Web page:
If The Graduate were being filmed today, the one-word piece of advice that young Benjamin Brad dock would hear is "broadband." Most simply defined as a high-speed communications connection to the home or office, broadband offers Americans the promise of faster Internet access, rapid data downloads, instantaneous video on demand, and a more secure connection to a variety of other cutting-edge technologies and services.
If it were to become ubiquitously available throughout the United States, broadband communications services might finally make possible some long-dreamed-of commercial applications, including telecommuting, video conferencing, telemedicine, and distance learning. Beyond transforming the workplace, broadband could open new opportunities in the home for activities such as electronic banking, online gaming, digital television, music swapping, and faster Web surfing in general.
For these reasons, a growing number of pundits and policymakers are saying that Americans need broadband and they need it now. Moreover, assorted telecom, entertainment, and computer sector leaders are also proclaiming that the future of their industries depends on the rapid spread of broadband access throughout the economy and society. For example, Technology Network (Tech Net), one of the leading tech sector lobbying groups, is asking policymakers to commit to a JFK-esque "man on the moon" promise of guaranteeing 100 megabits per second (Mbps) connections for 100 million U.S. homes and small businesses by the end of this decade. This represents a bold--some would say unrealistic--vision for the future, considering that most Americans today are using a 56K narrowband modem connection and balking at paying the additional fee for a 1.5-Mbps broadband hookup.
What exactly is holding back the expansion of broadband services in America? Is a 100-Mbps vision within 10 years just a quixotic dream? What effect has regulation had on this sector in the past, and what role should public policy play in the future?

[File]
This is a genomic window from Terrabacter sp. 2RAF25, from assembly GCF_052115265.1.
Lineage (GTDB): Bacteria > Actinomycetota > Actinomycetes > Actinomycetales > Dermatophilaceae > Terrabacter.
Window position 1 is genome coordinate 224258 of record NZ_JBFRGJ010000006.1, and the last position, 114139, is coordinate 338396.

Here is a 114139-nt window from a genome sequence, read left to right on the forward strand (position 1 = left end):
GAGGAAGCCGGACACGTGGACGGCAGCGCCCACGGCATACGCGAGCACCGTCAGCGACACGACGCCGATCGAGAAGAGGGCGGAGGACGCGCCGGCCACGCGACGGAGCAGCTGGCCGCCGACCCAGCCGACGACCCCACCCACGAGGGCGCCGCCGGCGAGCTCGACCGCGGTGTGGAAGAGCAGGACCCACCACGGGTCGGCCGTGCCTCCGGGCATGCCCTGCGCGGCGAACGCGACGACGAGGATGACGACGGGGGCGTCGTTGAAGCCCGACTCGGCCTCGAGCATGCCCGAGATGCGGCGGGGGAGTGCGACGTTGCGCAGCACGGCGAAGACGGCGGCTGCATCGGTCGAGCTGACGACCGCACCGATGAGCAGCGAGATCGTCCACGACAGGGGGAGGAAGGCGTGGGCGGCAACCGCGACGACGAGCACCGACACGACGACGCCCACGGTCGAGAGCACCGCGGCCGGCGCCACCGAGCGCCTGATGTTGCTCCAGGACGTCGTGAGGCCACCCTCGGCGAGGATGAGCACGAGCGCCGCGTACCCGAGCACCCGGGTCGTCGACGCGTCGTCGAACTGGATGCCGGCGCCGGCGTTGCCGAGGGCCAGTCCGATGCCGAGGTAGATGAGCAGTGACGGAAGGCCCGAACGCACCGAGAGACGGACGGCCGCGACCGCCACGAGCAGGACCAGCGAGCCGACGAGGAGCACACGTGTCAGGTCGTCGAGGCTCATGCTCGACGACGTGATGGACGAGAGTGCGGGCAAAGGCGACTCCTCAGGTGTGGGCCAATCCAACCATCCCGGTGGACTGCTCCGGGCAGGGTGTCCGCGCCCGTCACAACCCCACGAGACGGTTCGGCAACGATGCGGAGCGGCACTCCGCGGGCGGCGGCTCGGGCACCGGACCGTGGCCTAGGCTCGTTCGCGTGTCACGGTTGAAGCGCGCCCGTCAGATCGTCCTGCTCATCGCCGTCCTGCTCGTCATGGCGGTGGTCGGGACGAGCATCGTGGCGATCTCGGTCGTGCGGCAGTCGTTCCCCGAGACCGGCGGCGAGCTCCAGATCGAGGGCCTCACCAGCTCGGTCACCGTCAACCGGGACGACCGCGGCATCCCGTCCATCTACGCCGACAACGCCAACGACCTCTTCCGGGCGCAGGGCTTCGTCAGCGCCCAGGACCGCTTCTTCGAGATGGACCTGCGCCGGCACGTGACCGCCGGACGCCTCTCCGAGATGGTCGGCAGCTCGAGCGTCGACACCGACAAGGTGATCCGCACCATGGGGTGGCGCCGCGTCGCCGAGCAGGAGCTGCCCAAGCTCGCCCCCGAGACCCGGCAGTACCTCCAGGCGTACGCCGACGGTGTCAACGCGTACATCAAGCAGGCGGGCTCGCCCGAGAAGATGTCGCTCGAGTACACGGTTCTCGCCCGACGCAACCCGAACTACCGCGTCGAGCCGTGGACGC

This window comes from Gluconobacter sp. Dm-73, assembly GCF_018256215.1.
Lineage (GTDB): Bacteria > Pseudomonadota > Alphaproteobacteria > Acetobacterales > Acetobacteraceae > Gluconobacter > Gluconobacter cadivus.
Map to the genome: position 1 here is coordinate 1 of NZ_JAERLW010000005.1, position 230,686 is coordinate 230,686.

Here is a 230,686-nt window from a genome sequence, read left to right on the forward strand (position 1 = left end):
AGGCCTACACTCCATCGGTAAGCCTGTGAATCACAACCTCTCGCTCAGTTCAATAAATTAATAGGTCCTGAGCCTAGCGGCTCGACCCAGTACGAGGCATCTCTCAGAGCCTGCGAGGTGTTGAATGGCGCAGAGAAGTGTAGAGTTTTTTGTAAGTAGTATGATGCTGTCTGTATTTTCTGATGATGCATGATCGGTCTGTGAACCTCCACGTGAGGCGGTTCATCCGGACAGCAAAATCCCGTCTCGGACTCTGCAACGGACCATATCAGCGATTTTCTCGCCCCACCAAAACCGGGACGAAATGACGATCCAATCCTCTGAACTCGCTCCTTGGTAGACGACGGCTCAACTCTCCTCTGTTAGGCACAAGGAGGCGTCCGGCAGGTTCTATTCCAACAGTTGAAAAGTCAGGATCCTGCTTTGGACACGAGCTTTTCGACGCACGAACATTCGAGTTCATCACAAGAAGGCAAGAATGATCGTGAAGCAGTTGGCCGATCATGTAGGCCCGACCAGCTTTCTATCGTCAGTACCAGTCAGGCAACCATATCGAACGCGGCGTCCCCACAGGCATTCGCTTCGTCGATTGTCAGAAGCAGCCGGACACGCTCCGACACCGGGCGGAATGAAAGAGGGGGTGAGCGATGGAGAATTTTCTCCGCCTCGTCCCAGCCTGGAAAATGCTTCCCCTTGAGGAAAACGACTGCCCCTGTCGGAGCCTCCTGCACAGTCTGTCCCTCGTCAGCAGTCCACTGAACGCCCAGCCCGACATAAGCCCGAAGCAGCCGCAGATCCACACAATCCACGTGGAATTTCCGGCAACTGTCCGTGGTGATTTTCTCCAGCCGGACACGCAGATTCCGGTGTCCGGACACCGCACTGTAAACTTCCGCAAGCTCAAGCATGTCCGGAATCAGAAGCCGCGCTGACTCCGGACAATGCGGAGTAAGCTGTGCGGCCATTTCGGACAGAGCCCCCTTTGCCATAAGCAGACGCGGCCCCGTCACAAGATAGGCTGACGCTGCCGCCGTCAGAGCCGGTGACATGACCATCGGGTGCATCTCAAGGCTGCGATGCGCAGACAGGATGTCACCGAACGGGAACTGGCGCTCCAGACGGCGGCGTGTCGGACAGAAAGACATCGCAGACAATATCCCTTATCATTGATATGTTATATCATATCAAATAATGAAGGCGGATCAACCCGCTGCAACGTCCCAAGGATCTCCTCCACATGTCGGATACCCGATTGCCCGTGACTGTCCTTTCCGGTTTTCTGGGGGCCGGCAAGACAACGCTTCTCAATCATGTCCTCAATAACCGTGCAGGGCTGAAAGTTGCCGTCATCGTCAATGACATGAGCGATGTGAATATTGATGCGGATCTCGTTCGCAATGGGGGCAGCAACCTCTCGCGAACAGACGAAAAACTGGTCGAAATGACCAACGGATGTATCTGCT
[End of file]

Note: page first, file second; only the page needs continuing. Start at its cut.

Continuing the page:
A digital white elephant?
As interesting as these questions are, the most important and sometimes forgotten question we should be asking first is: Do consumers really want this stuff? In the minds of many industry analysts, consumer demand for broadband services is simply taken for granted. Many policymakers see an inevitable march toward broadband and want to put themselves at the head of the parade. They have adopted the Field of Dreams philosophy: "If you deploy it, they will subscribe."
But is this really the case? Are Americans clamoring for broadband? Are the benefits really there, and if so, do citizens understand them?
The answers to these questions remain surprisingly elusive for numerous reasons. This market is still in its infancy, and statistical measures are still being developed to accurately gauge potential consumer demand. Thus far, the most-quoted surveys have been conducted by private consulting and financial analysis firms. The cited results are all over the board, and critical evaluation is difficult because the full detailed analysis is available only to those who pay the hefty subscription fees. However, when one looks at government statistics about actual broadband use, it seems clear that the public has not yet caught broadband fever. According to the Federal Communications Commission (FCC), only 7 percent of U.S. homes subscribe to a high-speed access service connection, even though broadband access is available to roughly 75 to 80 percent of U.S. households. A clear paradox seems to exist in the current debate over this issue: Everyone is saying the public demands more broadband, yet the numbers don't yet suggest they really do. What gives?
The FCC's recently issued Third Report on the Availability of High Speed and Advanced Telecommunications Capability concluded that broadband was …